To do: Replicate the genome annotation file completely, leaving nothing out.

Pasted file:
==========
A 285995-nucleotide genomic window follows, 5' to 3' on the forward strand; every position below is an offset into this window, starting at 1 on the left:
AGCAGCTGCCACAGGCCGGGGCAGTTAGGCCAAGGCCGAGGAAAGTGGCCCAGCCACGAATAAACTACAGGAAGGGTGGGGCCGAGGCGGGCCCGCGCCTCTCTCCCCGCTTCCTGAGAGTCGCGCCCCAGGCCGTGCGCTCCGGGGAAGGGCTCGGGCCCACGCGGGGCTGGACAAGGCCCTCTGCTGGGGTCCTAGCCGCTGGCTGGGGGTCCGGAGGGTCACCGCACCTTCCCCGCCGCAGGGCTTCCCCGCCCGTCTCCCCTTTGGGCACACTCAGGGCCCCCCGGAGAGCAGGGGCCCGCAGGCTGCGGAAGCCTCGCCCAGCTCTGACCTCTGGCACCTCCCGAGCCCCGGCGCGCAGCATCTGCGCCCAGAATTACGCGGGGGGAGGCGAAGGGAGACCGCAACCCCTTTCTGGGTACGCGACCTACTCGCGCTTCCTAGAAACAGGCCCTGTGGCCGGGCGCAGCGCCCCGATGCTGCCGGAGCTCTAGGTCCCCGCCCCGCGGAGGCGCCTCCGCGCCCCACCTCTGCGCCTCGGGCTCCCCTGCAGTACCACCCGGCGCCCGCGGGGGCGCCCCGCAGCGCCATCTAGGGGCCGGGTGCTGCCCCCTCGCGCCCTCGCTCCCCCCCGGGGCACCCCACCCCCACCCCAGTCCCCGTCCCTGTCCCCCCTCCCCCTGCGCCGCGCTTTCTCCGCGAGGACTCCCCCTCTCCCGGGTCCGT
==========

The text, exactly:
A 285995-nucleotide genomic window follows, 5' to 3' on the forward strand; every position below is an offset into this window, starting at 1 on the left:
AGCAGCTGCCACAGGCCGGGGCAGTTAGGCCAAGGCCGAGGAAAGTGGCCCAGCCACGAATAAACTACAGGAAGGGTGGGGCCGAGGCGGGCCCGCGCCTCTCTCCCCGCTTCCTGAGAGTCGCGCCCCAGGCCGTGCGCTCCGGGGAAGGGCTCGGGCCCACGCGGGGCTGGACAAGGCCCTCTGCTGGGGTCCTAGCCGCTGGCTGGGGGTCCGGAGGGTCACCGCACCTTCCCCGCCGCAGGGCTTCCCCGCCCGTCTCCCCTTTGGGCACACTCAGGGCCCCCCGGAGAGCAGGGGCCCGCAGGCTGCGGAAGCCTCGCCCAGCTCTGACCTCTGGCACCTCCCGAGCCCCGGCGCGCAGCATCTGCGCCCAGAATTACGCGGGGGGAGGCGAAGGGAGACCGCAACCCCTTTCTGGGTACGCGACCTACTCGCGCTTCCTAGAAACAGGCCCTGTGGCCGGGCGCAGCGCCCCGATGCTGCCGGAGCTCTAGGTCCCCGCCCCGCGGAGGCGCCTCCGCGCCCCACCTCTGCGCCTCGGGCTCCCCTGCAGTACCACCCGGCGCCCGCGGGGGCGCCCCGCAGCGCCATCTAGGGGCCGGGTGCTGCCCCCTCGCGCCCTCGCTCCCCCCCGGGGCACCCCACCCCCACCCCAGTCCCCGTCCCTGTCCCCCCTCCCCCTGCGCCGCGCTTTCTCCGCGAGGACTCCCCCTCTCCCGGGTCCGT